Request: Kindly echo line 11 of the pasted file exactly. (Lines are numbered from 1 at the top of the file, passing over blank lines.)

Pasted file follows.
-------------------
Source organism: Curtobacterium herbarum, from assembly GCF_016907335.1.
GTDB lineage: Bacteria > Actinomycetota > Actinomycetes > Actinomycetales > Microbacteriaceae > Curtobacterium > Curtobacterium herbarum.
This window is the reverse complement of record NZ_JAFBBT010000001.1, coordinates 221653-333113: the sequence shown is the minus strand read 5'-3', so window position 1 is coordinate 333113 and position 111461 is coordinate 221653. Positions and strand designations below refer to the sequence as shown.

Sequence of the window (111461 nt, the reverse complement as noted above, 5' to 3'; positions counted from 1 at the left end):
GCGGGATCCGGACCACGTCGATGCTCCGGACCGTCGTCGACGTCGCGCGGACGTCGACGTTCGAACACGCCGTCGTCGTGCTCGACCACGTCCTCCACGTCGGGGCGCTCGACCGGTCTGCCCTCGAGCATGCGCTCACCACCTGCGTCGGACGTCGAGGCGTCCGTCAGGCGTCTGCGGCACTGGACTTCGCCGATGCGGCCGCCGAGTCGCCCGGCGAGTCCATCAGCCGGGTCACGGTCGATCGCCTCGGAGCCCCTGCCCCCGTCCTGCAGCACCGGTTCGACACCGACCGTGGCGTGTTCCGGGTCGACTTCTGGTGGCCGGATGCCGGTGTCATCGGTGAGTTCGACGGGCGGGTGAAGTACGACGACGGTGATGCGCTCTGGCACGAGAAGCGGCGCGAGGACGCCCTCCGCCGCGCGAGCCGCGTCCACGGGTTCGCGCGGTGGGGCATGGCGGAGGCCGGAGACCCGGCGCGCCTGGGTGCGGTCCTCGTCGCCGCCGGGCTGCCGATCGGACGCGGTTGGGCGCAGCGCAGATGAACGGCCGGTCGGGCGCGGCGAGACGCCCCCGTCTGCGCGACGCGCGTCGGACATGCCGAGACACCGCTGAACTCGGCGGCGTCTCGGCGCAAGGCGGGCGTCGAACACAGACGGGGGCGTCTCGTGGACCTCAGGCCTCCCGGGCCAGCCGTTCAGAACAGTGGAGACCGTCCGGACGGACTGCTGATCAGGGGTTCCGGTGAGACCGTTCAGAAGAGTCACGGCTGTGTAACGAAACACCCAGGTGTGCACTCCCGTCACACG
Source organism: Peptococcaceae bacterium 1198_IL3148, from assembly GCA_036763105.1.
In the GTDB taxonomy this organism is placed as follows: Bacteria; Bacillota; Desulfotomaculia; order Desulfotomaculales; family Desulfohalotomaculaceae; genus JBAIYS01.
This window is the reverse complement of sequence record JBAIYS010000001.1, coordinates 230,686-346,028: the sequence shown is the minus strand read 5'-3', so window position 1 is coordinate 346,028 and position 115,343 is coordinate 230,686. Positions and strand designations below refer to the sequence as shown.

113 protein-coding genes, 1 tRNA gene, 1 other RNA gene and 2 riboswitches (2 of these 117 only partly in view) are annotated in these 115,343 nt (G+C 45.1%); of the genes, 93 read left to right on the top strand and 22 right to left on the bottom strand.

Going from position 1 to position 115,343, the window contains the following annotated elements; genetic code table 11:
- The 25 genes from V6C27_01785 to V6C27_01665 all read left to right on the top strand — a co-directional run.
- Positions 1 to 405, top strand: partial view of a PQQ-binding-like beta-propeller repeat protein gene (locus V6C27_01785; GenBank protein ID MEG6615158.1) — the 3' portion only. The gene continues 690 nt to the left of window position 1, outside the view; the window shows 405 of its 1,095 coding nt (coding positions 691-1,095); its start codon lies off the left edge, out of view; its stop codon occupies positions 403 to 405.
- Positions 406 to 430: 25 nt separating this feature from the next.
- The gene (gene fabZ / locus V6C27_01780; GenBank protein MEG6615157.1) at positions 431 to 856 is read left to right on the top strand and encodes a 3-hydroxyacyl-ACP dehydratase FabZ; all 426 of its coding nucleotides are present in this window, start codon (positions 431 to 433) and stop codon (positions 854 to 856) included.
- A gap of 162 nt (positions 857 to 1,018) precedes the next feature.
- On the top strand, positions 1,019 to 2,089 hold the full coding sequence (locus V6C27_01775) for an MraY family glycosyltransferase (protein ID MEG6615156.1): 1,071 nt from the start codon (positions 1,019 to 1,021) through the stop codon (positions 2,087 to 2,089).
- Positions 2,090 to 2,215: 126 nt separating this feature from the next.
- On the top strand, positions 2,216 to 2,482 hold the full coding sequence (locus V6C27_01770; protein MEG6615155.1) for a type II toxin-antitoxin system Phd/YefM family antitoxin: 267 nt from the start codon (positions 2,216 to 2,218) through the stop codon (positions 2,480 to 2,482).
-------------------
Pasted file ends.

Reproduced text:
- The 25 genes from V6C27_01785 to V6C27_01665 all read left to right on the top strand — a co-directional run.